"The European Medicines Agency (EMA) has launched a review of the six direct-acting antivirals approved for use in the European Union for treating chronic hepatitis C virus infection, the agency said today.
They are daclatasvir (Dak"...
Havrix Patient Information including How Should I Take
In this Article
- What is hepatitis A vaccine (Havrix)?
- What are the possible side effects of hepatitis A vaccine (Havrix)?
- What is the most important information I should know about hepatitis A vaccine (Havrix)?
- What should I discuss with my healthcare provider before receiving this vaccine (Havrix)?
- How is this vaccine given (Havrix)?
- What happens if I miss a dose (Havrix)?
- What happens if I overdose (Havrix)?
- What should I avoid before or after getting this vaccine (Havrix)?
- What other drugs will affect hepatitis A vaccine (Havrix)?
- Where can I get more information?
What should I discuss with my healthcare provider before receiving this vaccine (Havrix)?
Hepatitis A vaccine will not protect you against infection with hepatitis B, C, and E, or other viruses that affect the liver. It may also not protect you from hepatitis A if you are already infected with the virus, even if you do not yet show symptoms.
You should not receive this vaccine if you have ever had a life-threatening allergic reaction to any vaccine containing hepatitis A, or if you have received cancer chemotherapy or radiation treatment in the past 3 months.
Before receiving this vaccine, tell your doctor if you have:
- a bleeding or blood clotting disorder such as hemophilia or easy bruising;
- a history of seizures;
- a neurologic disorder or disease affecting the brain;
- an allergy to latex rubber;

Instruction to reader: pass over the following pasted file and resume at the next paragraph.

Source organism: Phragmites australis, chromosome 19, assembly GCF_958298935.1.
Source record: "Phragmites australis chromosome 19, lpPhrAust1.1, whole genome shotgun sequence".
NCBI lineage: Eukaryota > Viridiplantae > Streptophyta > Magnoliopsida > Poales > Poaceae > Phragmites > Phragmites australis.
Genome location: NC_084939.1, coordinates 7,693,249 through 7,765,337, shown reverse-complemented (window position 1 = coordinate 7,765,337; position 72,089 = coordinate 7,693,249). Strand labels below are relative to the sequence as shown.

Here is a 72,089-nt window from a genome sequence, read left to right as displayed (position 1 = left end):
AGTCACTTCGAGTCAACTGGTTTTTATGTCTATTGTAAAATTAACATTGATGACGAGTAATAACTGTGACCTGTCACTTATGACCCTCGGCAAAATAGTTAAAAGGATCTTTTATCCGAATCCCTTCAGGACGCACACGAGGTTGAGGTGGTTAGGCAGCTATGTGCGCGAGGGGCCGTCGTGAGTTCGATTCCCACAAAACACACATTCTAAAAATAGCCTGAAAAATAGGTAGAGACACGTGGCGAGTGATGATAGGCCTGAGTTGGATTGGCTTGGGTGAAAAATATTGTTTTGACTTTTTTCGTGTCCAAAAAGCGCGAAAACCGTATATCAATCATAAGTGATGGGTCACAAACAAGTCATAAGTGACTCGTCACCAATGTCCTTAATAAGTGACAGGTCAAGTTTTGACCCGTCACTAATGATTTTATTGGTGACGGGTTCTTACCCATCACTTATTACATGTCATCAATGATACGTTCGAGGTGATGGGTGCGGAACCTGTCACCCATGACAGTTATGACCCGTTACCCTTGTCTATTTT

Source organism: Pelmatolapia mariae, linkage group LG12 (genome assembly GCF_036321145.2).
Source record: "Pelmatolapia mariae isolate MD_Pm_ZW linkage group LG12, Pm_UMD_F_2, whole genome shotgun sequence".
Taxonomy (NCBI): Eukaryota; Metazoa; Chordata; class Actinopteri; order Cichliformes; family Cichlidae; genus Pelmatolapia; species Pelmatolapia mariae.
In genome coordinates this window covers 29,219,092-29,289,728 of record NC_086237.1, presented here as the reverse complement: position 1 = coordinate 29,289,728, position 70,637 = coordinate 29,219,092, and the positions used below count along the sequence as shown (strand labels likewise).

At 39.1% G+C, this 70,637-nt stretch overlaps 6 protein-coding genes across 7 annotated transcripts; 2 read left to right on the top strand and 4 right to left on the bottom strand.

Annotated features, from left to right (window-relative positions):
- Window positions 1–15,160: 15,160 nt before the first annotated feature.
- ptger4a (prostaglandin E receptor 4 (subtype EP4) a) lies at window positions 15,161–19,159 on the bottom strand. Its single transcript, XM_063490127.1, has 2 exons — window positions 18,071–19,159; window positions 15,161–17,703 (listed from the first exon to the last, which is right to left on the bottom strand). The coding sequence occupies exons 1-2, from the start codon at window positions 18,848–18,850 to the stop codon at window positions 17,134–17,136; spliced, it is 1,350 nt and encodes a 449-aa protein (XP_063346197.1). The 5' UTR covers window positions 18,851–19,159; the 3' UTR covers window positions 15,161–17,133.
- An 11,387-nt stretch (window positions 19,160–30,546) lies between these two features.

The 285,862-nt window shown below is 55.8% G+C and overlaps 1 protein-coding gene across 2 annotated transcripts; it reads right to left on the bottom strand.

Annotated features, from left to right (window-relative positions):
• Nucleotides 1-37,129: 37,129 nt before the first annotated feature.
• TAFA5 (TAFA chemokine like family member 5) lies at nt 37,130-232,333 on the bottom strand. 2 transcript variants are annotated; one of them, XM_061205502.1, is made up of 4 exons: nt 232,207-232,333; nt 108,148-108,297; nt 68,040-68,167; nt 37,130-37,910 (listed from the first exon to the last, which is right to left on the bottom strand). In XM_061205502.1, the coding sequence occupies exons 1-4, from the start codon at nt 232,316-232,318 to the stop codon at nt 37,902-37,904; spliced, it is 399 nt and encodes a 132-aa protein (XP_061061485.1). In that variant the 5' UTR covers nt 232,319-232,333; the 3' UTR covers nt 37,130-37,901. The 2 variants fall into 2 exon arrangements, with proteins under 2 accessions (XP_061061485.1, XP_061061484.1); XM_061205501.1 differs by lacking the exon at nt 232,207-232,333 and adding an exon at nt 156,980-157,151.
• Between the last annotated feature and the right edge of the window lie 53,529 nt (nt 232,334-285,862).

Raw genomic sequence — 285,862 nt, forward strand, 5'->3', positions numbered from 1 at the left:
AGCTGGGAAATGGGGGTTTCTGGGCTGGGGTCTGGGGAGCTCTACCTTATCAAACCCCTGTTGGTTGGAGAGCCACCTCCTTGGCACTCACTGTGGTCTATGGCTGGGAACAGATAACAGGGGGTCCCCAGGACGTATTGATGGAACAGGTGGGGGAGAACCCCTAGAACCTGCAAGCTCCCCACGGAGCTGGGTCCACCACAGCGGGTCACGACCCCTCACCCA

- a weak immune system caused by disease, bone marrow transplant, or by using certain medicines or receiving cancer treatments; or
- if you are taking a blood thinner such as warfarin (Coumadin).
You can still receive a vaccine if you have a cold or fever. In the case of a more severe illness with a fever or any type of infection, wait until you get better before receiving this vaccine.
Before receiving the hepatitis A vaccine, tell your doctor if you are pregnant.
It is not known if hepatitis A vaccine passes into breast milk or if it could harm a nursing baby. Tell your doctor if you are breast-feeding a baby.
How is this vaccine given (Havrix)?
This vaccine is given as an injection (shot) into a muscle. You will receive this injection in a doctor's office or other clinic setting.
You will most likely receive 2 separate injections of the hepatitis A vaccine at 6 months apart, depending on your exposure or risk of infection.
To prevent hepatitis A while traveling, you should receive this vaccine at least 2 weeks before your trip. Your healthcare provider will determine the best dosing schedule for your situation.
Your doctor may recommend treating fever and pain with an aspirin-free pain reliever such as acetaminophen (Tylenol) or ibuprofen (Motrin, Advil, and others) when the shot is given and for the next 24 hours. Follow the label directions or your doctor's instructions about how much of this medicine to take.
It is especially important to prevent fever from occurring if you have a seizure disorder such as epilepsy.
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